The significance of this assertion varies, of course, according to one’s doctrine of attention. If one follow Professor Titchener in the teaching that attention, or clearness, is itself sensational—in other words, that one may attend to sensations only—then we have here no enlargement of the traditional list of elements. But, in the view of the writer, Titchener’s teaching cannot be maintained. He himself is at pains to admit that it is opposed to the view of several psychologists—he names Sully, Meumann, Saxinger[17]—who hold that unsensational contents may be attended to. The doctrine seems, indeed, inconsistent with Titchener’s own doctrine: that introspection consists simply in attention to phenomena. For, as Titchener unequivocally teaches, the affections are known by introspection and it follows that they must be ‘clear’ or ‘attended to’. The denial of the sensational character of tension (attention) leaves us with the problem of the nature of it still upon our hands. The conclusion of the writer—which there is not here time to defend in detail—is that attention is an elemental consciousness co-ordinate in various ways both with pleasantness–unpleasantness (the affections) and with the elemental experience of realness, and thus belonging with these to a larger class of ‘attributive elements of consciousness’.[18] This is a doctrine agreeing with Wundt’s both in that it admits the unsensational and elemental character of tension (attention) and in that it co-ordinates tension with pleasantness–unpleasantness, but agreeing with the teaching of Wundt’s critics in refusing to call tension ‘affection’ or ‘feeling’.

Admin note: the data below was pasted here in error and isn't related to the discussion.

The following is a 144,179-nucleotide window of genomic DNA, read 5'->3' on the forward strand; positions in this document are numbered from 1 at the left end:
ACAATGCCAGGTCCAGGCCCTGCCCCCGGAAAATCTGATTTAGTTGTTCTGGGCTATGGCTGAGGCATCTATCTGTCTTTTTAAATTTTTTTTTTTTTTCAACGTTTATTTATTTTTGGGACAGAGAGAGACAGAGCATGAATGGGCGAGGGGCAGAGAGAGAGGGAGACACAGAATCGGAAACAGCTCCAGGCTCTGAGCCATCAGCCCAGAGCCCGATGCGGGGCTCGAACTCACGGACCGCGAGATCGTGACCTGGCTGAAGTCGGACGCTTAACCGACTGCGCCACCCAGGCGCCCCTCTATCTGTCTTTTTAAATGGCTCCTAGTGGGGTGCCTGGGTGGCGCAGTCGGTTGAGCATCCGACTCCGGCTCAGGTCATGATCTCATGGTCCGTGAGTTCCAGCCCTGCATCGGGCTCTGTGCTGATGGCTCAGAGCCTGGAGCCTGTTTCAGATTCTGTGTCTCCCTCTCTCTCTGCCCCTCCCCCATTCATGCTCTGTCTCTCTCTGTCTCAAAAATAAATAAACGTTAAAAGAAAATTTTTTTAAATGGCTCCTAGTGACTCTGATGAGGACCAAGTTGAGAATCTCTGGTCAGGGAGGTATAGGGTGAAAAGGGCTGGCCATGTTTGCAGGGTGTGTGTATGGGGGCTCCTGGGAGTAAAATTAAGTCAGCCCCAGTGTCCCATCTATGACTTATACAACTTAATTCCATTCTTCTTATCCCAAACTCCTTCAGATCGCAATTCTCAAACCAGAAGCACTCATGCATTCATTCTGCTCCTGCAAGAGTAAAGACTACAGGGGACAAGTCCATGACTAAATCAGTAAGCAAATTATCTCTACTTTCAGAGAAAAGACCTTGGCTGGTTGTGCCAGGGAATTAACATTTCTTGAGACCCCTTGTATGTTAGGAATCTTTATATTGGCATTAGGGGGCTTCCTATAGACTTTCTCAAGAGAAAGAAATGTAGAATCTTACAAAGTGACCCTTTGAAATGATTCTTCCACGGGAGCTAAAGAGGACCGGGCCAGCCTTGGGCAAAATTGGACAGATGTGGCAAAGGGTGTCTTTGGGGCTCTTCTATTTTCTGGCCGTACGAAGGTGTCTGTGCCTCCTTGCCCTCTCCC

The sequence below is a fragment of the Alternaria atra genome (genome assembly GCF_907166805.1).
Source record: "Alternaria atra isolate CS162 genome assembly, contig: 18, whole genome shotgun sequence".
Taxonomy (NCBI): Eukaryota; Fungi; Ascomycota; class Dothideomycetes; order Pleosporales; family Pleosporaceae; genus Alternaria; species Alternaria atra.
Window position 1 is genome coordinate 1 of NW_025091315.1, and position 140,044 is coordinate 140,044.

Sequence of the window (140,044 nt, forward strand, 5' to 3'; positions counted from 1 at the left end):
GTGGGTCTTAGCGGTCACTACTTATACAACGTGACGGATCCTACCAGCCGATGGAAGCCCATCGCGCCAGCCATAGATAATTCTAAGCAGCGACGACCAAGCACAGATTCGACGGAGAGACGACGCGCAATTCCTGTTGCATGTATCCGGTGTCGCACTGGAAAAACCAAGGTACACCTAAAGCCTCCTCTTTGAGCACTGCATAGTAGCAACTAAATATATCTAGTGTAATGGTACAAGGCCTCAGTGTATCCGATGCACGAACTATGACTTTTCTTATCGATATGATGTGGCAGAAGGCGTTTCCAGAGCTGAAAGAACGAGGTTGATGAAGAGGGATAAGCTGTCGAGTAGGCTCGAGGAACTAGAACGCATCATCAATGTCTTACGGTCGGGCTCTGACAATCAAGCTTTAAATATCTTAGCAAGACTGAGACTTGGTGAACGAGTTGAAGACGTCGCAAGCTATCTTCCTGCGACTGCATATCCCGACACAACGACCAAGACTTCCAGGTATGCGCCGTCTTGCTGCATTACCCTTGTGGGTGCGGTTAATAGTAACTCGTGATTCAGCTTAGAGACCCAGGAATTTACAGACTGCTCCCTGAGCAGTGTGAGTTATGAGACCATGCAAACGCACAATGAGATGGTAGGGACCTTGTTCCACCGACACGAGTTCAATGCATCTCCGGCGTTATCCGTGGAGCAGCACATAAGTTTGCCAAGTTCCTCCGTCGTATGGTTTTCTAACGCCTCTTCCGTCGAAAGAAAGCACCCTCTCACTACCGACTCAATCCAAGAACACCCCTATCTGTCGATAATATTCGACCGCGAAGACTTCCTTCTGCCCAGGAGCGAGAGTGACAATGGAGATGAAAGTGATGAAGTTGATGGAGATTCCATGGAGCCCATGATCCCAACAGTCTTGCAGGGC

(2). Relaxation, in the second place, probably is merely the absence of strain. Alechsieff himself seems virtually to imply this.[19] So far as relaxation is a positive experience it seems to reduce, as Titchener teaches, to organic sensations.